The moment I heard the word ‘induced’ teamed up with ‘next week’ I must admit I felt a wave of excitement, and utter relief surround me.
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I was 36 weeks pregnant, the size of a small country and was willing to do anything to get this baby out. I had been diagnosed with a condition called obstetric cholestasis. It affects the way my liver functions and the only cure is the birth of my baby. Team this up with my repeat run ins with reduced fetal movement, being large for my dates and extra fluid and you have a recipe for, well an early induction!
So let's fast forward to the morning of my induction. The 24th June 2015, blue skies, and already hot by the time I got to the hospital. Make up on point, freshly cut hair, and the hospital bags I have had packed, re packed countless times over the past few weeks! It was finally time, I would soon meet my little baby boy and I was so excited.
The antenatal ward was nothing new to me, I’d done my time here before hand for various problems, I mainly spent my time filled with envy as I watched other women pant and groan before being whisked off to the labour ward! It seemed strange that it was now my turn.
The first couple of days plodded along really. I had the first pessary put in for 24 hours around midday on the Wednesday I started to feel some light cramping throughout the afternoon and by the evening I was even (to my joy) getting small contractions! A shot of pethidine to the thigh sorted the pain and I had a pretty good sleep! When examined 24 hours later (more hands up my chuff) I was told my cervix had thinned right out but not yet dilated! Not bad considering I was only just 37 weeks. 6 hours on and contractions were coming thick and fast, tens machine was stuck to my back, teeth were embedded in my pillow, and making some rather odd noises. Little did I know that this pain was nothing on what was yet to come.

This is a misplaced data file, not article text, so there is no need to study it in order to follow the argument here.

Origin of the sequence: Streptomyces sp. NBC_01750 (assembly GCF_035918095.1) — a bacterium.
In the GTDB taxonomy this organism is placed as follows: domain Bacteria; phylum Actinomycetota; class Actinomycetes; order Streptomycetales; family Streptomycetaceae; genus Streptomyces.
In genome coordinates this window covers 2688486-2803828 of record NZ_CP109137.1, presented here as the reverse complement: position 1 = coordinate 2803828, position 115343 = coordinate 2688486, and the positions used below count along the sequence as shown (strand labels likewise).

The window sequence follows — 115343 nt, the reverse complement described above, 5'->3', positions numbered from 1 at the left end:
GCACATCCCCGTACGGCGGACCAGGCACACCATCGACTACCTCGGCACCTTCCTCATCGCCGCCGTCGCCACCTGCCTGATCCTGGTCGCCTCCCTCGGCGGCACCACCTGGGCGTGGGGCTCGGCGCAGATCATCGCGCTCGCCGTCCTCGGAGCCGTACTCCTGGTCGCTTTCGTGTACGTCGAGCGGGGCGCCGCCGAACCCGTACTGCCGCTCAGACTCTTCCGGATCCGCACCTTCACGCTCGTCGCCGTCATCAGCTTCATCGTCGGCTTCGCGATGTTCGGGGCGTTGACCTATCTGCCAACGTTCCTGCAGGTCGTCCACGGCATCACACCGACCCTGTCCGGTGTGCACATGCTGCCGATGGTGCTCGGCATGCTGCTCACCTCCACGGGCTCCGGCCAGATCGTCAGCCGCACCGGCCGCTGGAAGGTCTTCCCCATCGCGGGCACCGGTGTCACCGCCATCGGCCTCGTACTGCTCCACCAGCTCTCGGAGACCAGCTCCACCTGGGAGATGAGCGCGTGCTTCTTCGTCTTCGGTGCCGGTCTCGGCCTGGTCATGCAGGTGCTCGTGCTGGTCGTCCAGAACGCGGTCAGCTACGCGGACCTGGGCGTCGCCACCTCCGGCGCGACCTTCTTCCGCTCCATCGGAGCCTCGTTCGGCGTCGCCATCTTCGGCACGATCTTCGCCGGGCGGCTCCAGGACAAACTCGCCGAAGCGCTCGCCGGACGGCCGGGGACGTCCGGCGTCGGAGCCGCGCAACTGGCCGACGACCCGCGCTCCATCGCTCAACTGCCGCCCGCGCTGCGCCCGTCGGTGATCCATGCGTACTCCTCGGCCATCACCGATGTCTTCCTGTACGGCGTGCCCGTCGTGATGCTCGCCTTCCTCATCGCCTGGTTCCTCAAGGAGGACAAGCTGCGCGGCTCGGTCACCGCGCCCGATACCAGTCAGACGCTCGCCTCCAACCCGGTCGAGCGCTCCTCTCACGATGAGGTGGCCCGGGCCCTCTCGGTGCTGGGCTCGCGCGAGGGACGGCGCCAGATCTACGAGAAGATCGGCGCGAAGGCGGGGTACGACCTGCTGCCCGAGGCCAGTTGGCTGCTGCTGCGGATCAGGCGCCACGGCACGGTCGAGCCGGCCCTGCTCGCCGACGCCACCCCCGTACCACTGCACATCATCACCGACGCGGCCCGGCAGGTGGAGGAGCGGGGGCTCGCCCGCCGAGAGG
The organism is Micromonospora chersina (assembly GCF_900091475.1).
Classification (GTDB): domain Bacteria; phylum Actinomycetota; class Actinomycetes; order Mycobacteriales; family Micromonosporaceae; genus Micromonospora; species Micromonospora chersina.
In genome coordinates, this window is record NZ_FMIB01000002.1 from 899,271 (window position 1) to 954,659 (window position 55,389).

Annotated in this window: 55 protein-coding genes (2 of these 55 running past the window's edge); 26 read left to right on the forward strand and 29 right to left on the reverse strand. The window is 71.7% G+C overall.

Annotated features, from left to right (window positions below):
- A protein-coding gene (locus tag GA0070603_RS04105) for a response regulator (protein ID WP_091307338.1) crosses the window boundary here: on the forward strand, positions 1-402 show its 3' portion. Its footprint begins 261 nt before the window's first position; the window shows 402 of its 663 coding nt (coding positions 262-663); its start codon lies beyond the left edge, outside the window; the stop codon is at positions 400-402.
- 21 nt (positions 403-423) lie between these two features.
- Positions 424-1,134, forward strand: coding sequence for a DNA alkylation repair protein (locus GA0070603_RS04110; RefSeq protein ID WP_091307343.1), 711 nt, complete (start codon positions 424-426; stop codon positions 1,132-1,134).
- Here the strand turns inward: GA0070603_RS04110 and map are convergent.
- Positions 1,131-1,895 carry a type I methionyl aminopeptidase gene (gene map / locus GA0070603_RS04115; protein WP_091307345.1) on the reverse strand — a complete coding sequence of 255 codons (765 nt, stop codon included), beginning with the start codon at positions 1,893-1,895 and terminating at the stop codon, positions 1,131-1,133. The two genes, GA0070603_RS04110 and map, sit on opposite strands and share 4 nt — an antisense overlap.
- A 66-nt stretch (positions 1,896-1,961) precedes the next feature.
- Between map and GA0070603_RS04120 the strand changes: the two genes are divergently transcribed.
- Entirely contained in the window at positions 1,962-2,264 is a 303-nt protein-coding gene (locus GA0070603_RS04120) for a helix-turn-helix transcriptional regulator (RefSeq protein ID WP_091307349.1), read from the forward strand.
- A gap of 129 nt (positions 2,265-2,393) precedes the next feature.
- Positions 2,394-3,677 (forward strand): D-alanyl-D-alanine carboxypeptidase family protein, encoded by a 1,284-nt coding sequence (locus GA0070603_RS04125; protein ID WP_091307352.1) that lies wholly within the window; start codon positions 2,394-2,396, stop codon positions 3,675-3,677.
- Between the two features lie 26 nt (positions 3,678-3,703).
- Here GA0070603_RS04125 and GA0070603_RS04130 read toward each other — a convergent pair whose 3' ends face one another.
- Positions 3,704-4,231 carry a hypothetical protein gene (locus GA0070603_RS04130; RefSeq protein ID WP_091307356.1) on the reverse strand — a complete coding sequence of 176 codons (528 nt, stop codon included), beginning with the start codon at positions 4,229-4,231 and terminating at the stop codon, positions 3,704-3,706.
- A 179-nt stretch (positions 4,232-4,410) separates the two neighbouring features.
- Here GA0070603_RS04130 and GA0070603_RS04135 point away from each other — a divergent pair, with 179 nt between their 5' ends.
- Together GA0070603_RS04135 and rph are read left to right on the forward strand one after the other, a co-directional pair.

8.30pm Thursday evening, change over time for the hospital staff, a new midwife pops her head through the pulled curtain. Surely there was progress, I had been getting regular pains for a good few hours now and was desperate for things to speed up! After yet another internal examination, to my joy, I was dilated enough for my waters to be broken! However, it turns out labour ward was far too busy for little old me to join them. So another shot of pethidine in the thigh and it was off to sleep until morning.
So here we go, Friday, labour day, it was all go, I was in the delivery room, my waters had been broken, after a few attempts I had a drip of fake hormones going into my hand, monitors strapped to my belly, and some sexy paper knickers on the go. I swear, you never see people on ‘One Born Every Minute’ in this get up! I felt so restricted, my delivery room had a massive bathroom with a corner bath yet I was so wired up simply getting out of bed was a challenge. Those first few hours were alright, we had a laugh! My “waters” flooded the room, on various occasions. The gas and air was making me high as a kite, and my mum kept sneaking me energy tablets (I wasn’t allowed to eat or drink)
But every half an hour the midwife came back into the room which meant she was increasing the rate the hormone solution entering my body. This intensified the contractions and before you knew it, I was screaming out in agony, begging for an epidural. It’s funny how throughout pregnancy an epidural seems the holy grail of pain relief and in the situation you don’t think twice, you want it, you need it, the fact someone is putting a massive needle into your spine means nothing. Suddenly, relief. It was bliss, I watched the monitor in disbelief as it showed a contraction, as I felt nothing! An epidural was a good choice, the best choice I have ever made in my life, I thought.